What is an Endocrinologist?
An endocrinologist is a specially trained doctor. Endocrinologists diagnose diseases that affect your glands. They know how to treat conditions that are often complex and involve many systems within your body. Your primary care doctor refers you to an endocrinologist when you have a problem with your endocrine system.
What do endocrinologists do?
Endocrinologists are trained to diagnose and treat hormone imbalances and problems by helping to restore the normal balance of hormones in your system. They take care of many conditions including:
- thyroid diseases
- metabolic disorders
- over- or underproduction of hormones
- cholesterol (lipid) disorders
- lack of growth (short stature)
- cancers of the endocrine glands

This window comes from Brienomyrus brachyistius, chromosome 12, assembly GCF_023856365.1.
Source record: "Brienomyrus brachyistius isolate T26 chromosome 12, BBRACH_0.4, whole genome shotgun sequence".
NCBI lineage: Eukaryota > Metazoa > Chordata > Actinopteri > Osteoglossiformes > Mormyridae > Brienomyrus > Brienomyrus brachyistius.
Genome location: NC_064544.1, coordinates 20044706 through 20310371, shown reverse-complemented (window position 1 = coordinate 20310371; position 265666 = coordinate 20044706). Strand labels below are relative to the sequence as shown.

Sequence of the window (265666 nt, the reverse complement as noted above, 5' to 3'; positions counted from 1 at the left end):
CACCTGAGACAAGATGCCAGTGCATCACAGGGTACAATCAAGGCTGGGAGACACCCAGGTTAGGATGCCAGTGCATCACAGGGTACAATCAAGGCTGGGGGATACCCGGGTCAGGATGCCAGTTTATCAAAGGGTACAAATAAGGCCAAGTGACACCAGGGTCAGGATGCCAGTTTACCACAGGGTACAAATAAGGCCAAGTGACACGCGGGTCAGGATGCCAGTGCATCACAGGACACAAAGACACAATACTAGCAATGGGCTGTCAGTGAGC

Endocrinologists also conduct basic research to learn the way glands work, and clinical research to learn the best methods to treat patients with a hormone imbalance. Through research, endocrinologists develop new drugs and treatments for hormone problems.
What type of medical training do endocrinologists receive?
Endocrinologists finish four years of medical school and then spend three or four years in an internship and residency program. These specialty programs cover internal medicine, pediatrics, or obstetrics and gynecology. They spend two or three more years learning how to diagnose and treat hormone conditions. Overall, an endocrinologist's training will take more than 10 years.